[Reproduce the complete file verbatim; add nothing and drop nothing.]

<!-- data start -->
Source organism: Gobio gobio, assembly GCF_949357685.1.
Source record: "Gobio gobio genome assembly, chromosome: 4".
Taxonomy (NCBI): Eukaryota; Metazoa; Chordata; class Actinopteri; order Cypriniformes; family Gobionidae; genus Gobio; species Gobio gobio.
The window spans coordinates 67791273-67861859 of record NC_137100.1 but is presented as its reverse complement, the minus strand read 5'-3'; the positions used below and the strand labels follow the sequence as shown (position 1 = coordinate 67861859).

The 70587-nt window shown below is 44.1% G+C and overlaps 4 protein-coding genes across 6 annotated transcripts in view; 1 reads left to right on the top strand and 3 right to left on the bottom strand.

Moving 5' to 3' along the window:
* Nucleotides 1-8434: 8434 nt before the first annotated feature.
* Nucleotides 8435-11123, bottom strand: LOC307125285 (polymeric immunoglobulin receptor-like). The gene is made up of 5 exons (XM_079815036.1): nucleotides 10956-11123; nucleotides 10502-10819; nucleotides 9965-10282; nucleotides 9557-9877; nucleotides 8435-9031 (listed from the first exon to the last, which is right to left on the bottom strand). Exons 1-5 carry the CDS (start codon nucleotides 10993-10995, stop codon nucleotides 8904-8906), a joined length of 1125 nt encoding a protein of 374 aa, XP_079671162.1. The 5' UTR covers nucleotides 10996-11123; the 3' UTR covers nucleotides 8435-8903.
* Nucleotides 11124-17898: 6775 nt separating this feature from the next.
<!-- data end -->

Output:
Source organism: Gobio gobio, assembly GCF_949357685.1.
Source record: "Gobio gobio genome assembly, chromosome: 4".
Taxonomy (NCBI): Eukaryota; Metazoa; Chordata; class Actinopteri; order Cypriniformes; family Gobionidae; genus Gobio; species Gobio gobio.
The window spans coordinates 67791273-67861859 of record NC_137100.1 but is presented as its reverse complement, the minus strand read 5'-3'; the positions used below and the strand labels follow the sequence as shown (position 1 = coordinate 67861859).

The 70587-nt window shown below is 44.1% G+C and overlaps 4 protein-coding genes across 6 annotated transcripts in view; 1 reads left to right on the top strand and 3 right to left on the bottom strand.

Moving 5' to 3' along the window:
* Nucleotides 1-8434: 8434 nt before the first annotated feature.
* Nucleotides 8435-11123, bottom strand: LOC307125285 (polymeric immunoglobulin receptor-like). The gene is made up of 5 exons (XM_079815036.1): nucleotides 10956-11123; nucleotides 10502-10819; nucleotides 9965-10282; nucleotides 9557-9877; nucleotides 8435-9031 (listed from the first exon to the last, which is right to left on the bottom strand). Exons 1-5 carry the CDS (start codon nucleotides 10993-10995, stop codon nucleotides 8904-8906), a joined length of 1125 nt encoding a protein of 374 aa, XP_079671162.1. The 5' UTR covers nucleotides 10996-11123; the 3' UTR covers nucleotides 8435-8903.
* Nucleotides 11124-17898: 6775 nt separating this feature from the next.